Over the next year or two, many Americans may find themselves paying a higher share of their own medical bills. The administration believes that the best way of controlling medical-price inflation is to reduce the amount of health insurance that people carry, and raise their out-of-pocket costs.

Federally subsidized health programs like Medicare can be cut by legislation. Company-paid insurance, which covers employes, can be cut by forcing an increase in price, or perhaps through the use of tax incentives.

People who pay for their own comprehensive coverage are already cutting back on insurance, because of the big increase in policy premiums over the past two years. Prices on some policies are up 70 to 150 percent.

"As inflation moves the cost of insurance higher, the healthy family doesn't see the individual policy as worthwhile," says Julius Vogel, vice president and chief actuary at Prudential Insurance Co. "But the less healthy families keep the policy," he says, which raises claims and raises prices even more. Prudential recently stopped selling individual health insurance.

A recent study by the Rand Corp. found that people with comprehensive health insurance visit doctors more, and enter hospitals more often, than people who have to pay part of the medical bill themselves. In general, the more they have to pay, the less they use medical services.

The administration hopes that by encouraging less use of medical services, it will cut the average rate of medical-price inflation. Even with a lower inflation rate, however, individuals' medical costs could rise sharply if they have to assume a larger portion of their own bills.

Here are some of the ideas and trends that are likely to affect you:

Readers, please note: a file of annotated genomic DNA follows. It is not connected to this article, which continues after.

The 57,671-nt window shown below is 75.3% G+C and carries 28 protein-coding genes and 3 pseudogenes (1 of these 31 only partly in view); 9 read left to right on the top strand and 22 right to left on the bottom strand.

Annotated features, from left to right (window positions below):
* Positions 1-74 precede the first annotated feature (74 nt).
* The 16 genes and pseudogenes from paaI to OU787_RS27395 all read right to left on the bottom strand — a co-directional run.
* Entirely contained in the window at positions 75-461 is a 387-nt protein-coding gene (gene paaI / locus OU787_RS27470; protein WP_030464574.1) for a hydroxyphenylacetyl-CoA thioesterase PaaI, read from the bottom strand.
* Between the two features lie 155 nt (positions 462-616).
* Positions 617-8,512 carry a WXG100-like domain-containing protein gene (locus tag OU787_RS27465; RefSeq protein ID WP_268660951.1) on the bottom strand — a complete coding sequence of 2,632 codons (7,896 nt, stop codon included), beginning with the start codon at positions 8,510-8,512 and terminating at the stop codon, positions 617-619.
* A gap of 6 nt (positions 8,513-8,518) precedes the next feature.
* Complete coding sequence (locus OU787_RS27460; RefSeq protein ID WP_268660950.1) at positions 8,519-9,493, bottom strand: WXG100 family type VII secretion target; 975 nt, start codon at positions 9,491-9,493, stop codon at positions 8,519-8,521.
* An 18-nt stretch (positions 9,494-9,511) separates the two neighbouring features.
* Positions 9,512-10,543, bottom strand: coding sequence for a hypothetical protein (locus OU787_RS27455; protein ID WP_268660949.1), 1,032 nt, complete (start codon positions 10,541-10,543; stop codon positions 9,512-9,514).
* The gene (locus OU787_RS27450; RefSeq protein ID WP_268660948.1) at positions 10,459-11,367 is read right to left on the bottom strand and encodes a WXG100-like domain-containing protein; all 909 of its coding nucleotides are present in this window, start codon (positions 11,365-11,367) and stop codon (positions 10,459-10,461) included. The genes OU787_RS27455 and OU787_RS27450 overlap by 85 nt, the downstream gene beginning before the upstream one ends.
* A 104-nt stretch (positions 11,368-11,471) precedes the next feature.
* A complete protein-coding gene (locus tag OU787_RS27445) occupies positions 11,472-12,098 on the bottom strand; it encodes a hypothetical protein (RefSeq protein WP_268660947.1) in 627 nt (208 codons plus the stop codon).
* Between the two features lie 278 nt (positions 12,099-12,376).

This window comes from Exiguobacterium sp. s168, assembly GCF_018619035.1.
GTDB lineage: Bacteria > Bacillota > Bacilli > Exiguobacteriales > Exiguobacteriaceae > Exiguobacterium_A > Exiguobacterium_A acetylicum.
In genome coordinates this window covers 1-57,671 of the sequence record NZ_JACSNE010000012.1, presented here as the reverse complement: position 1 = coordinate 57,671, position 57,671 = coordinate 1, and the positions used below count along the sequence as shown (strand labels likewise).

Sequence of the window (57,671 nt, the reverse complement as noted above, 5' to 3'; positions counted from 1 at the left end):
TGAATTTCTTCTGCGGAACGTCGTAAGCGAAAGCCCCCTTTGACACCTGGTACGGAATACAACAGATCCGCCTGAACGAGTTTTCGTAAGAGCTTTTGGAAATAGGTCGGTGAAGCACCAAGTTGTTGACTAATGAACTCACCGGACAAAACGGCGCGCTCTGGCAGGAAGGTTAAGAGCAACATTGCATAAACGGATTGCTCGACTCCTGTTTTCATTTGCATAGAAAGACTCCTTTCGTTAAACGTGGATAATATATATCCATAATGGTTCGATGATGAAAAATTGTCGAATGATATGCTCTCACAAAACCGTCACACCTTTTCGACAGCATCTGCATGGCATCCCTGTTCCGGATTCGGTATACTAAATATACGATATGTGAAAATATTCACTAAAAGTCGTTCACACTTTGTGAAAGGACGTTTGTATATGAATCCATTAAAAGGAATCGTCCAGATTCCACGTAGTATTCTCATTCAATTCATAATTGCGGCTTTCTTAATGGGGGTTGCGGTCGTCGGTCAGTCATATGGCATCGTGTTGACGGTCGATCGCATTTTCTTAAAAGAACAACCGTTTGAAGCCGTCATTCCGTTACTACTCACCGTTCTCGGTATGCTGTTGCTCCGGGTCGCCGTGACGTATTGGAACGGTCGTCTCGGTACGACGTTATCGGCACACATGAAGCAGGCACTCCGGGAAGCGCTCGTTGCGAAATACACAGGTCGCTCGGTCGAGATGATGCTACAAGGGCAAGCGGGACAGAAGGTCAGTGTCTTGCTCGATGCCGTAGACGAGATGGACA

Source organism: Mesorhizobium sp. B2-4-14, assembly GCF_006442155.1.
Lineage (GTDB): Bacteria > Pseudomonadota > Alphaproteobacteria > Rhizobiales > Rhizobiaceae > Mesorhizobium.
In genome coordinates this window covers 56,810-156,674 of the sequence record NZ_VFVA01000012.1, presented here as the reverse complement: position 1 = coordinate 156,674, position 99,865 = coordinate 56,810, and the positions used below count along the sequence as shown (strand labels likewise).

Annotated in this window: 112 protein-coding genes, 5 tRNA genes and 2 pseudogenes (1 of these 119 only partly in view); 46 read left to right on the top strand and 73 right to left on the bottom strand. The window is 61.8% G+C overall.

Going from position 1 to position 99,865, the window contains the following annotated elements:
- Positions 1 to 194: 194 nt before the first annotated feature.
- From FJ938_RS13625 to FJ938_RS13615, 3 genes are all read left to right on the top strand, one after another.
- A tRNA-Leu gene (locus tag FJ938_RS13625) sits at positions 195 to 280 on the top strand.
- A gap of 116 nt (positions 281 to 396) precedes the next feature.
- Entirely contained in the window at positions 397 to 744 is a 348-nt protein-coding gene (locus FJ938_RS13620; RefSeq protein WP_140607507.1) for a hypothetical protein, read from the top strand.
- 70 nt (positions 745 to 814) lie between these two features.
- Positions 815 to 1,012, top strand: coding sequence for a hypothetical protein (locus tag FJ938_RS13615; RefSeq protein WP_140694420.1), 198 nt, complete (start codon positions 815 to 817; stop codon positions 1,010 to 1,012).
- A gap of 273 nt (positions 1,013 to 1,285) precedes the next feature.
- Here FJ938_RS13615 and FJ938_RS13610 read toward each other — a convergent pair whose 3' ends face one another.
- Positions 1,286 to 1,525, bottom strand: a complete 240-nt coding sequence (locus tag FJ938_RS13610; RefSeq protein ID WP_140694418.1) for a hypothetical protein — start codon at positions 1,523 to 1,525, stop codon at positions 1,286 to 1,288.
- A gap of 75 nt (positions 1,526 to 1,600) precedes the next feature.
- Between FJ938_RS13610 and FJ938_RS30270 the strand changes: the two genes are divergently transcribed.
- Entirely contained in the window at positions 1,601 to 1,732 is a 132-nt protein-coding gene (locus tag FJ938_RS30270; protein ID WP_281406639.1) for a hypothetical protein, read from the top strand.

* The rising cost of group health insurance is causing companies to look for ways to save money, by raising the price to employes or by reducing benefits. But only a few companies have made such changes so far. It's hard to maintain the goodwill of employes when you're cutting their health insurance.

* The administration wants to reduce Medicare insurance, which would raise your out-of-pocket costs. If you buy private insurance to cover the gaps in Medicare, the price of your insurance premiums would rise.

* Another proposal of interest to the administration would give tax incentives to companies that offered their employes a variety of health-insurance plans, including a plan where employes pay more of their own medical bills. An employe who rejected the cost-sharing plan, and chose comprehensive coverage instead, would pay an indirect price for that added insurance: Its extra cost would be taxed to him as personal income.

If you are ever offered this choice, look carefully at how much comprehensive health coverage would actually cost in higher taxes, and compare it with the extra benefits you get. The added payment may be worth it, to guard against the risk of substantially higher medical bills. Employes in lower tax brackets would pay less for comprehensive insurance than employes in higher brackets.

* Individual health insurance will continue to get more expensive. Some Blue Cross-Blue Shield plans are asking state regulators for 40 percent increases this year. As the population ages, more claims will be made on health insurance, and increased claims will raise premium costs even if medical-price inflation slows. Inevitably, more people will drop out of private health insurance because they can't afford it.

If you're between jobs and have a family, you can't afford not to have health insurance. Your group plan with your former employer may cover you for one to four weeks after you leave the company (check on it). After that, ask an insurance agent about buying temporary health insurance. Some companies sell coverage for two months to a year.

But temporary policies usually do not cover illnesses treated within the past two years. If someone in your family is sick, your only choice may be to convert your group coverage with your old employer into an individual policy, until you get onto another company's payroll.